"Chartered for History: President Warfield to Exodus 1947," an exhibit that tells the story of the Chesapeake Bay luxury steamer that made history attempting to deliver Jewish immigrants to Palestine, opens April 15 at Ohef Sholom Temple in Norfolk. Drawn from the collections of The Mariners' Museum Research Library, the archives of Ohef Sholom Temple, the Jabotinsky Institute in Israel, and private collections, the exhibit will travel to several venues in Hampton Roads during 1997.
The President Warfield returned home to the Chesapeake Bay after her war service
to join the James River Idle Fleet in 1946. The exhibit of more than 20 photographs, postcards, news accounts, books, and memorabilia recounts the history of the ship, which began its career in 1928 as the President Warfield, a luxury steamer transporting passengers between Baltimore and Norfolk. The "aristocrat of the Bay" was drafted into service as a troop transport during World War II, surviving a U-boat attack and German air raids during the Normandy Invasion to return to Hampton Roads in 1945. Outdated and war-battered, the President Warfield was decommissioned and joined the James River Idle Fleet in Lee Hall in November 1945. The following year, the ship was purchased for scrap by the Potomac Shipwrecking Company.
The dilapidated ship was granted yet another life in November 1946 when it was purchased by the Weston Trading Company, a front for Haganah, a group procuring ships to carry Jewish refugees to Palestine. In March 1947, following veiled efforts to refurbish and register the President Warfield in Baltimore, the ship departed for France where her human cargo awaited. After smuggling aboard more than 4,500 refugees at Sete, France, the ship was renamed Exodus 1947 and set off on its dangerous voyage to Palestine. Followed by eight British warships, the overloaded vessel was rammed and boarded off the Egyptian coast in a bloody incident that left three dead and more than two hundred injured. The passengers eventually were taken to refugee camps in Hamburg, Germany, and the Exodus 1947 was later towed to a maritime graveyard off the coast of Haifa. Following a fire in 1952 that destroyed the vessel to the waterline, the hulk was towed to Israel 's Bay of Shemen, where it remains today.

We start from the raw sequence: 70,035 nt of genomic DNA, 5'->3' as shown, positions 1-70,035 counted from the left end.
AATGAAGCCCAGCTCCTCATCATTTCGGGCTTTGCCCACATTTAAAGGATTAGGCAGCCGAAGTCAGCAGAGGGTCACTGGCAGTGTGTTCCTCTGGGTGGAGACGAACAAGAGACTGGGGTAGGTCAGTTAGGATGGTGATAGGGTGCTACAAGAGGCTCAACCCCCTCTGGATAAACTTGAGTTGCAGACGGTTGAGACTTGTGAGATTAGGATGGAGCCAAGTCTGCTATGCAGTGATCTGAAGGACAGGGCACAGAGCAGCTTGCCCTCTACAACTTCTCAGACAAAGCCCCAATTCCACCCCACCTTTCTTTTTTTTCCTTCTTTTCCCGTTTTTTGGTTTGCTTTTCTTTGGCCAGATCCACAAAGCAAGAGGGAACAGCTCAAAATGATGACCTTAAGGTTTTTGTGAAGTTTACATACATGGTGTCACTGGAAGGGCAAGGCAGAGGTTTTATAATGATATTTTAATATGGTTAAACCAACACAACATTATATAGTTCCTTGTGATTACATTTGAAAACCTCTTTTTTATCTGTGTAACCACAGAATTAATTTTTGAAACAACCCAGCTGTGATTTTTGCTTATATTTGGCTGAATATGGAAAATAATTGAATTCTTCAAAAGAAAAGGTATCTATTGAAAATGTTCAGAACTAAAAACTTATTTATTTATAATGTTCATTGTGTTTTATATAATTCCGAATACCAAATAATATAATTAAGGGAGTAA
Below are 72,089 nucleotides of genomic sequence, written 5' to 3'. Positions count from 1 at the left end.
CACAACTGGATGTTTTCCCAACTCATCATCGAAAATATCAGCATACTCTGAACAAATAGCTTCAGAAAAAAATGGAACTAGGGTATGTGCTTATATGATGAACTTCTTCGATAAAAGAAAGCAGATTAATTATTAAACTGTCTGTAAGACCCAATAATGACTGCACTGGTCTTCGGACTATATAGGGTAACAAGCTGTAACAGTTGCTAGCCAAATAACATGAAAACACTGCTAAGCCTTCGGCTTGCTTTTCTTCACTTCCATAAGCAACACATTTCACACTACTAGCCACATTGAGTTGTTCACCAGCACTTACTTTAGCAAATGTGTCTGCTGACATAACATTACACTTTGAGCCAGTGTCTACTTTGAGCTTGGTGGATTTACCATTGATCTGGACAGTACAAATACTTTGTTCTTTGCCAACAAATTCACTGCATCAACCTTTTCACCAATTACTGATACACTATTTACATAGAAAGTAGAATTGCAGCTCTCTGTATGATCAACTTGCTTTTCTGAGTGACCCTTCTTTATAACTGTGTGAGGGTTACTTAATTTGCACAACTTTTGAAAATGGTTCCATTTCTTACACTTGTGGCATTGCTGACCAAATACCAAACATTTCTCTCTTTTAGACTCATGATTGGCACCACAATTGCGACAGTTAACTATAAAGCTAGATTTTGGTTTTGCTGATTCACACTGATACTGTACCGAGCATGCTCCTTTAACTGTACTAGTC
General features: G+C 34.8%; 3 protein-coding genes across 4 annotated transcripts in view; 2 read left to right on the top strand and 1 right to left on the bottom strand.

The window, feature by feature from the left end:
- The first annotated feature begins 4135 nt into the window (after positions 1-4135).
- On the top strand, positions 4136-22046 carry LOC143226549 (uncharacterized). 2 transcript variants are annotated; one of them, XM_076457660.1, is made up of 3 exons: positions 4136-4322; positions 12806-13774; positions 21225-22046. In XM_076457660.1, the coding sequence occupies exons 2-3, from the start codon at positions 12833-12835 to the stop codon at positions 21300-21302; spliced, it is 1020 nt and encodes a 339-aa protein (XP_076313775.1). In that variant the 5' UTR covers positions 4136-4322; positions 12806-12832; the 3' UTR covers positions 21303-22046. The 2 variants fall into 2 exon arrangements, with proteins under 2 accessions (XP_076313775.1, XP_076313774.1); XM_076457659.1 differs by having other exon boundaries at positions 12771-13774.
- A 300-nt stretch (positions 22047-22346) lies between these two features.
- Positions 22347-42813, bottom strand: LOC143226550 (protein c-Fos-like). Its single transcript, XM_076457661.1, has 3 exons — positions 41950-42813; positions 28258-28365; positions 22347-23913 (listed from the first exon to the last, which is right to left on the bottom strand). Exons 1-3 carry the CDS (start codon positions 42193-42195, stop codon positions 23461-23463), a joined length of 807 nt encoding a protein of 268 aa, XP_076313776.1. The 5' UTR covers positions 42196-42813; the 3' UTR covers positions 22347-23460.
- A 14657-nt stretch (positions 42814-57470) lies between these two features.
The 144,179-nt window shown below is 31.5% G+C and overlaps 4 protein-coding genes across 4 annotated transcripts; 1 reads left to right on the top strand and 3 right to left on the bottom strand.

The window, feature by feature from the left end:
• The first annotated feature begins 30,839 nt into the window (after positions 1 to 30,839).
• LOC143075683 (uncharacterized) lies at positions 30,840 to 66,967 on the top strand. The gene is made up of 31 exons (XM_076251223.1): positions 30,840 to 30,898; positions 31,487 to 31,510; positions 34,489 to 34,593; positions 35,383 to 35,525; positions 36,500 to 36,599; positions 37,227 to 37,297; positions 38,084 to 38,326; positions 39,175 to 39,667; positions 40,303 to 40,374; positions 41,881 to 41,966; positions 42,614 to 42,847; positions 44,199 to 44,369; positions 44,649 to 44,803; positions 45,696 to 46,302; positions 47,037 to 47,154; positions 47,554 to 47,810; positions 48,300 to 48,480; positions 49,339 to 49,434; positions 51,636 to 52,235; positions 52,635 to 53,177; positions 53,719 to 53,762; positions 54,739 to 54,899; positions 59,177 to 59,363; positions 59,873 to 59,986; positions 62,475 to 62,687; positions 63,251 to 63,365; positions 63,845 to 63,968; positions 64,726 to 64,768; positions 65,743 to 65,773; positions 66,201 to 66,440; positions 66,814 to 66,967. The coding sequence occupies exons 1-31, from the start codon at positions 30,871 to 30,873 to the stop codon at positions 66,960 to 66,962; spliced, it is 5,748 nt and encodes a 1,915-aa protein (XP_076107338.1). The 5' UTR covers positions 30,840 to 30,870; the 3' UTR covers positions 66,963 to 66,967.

Although the journey of Exodus 1947 was unsuccessful, the incident drew international attention to the Jewish situation in Palestine, and the ship eventually became a symbol for the cause that fueled her historic journey. The exhibit contains a first-edition copy of Leon Uris' Exodus, a poster from the movie of the same name, and other memorabilia inspired by Exodus 1947.
The exhibit while displayed at Ohef Sholom Temple in Norfolk, Virginia. "Chartered for History" will remain on display at Ohef Sholom Temple, 530 Raleigh Avenue, through June 27. Visitors may view the exhibit from 9 a.m. to 5 p.m. Mondays through Fridays, 10 a.m. to noon on Saturdays, and 10 a.m. to 12:30 p.m. on Sundays. For information or directions, please call Ohef Sholom Temple at (757) 625-4295. The exhibit will be on display at the Jewish Community Center in Norfolk from July 7 through September 12 and at The Mariners' Museum in Newport News from September 29, 1997 through January 1998.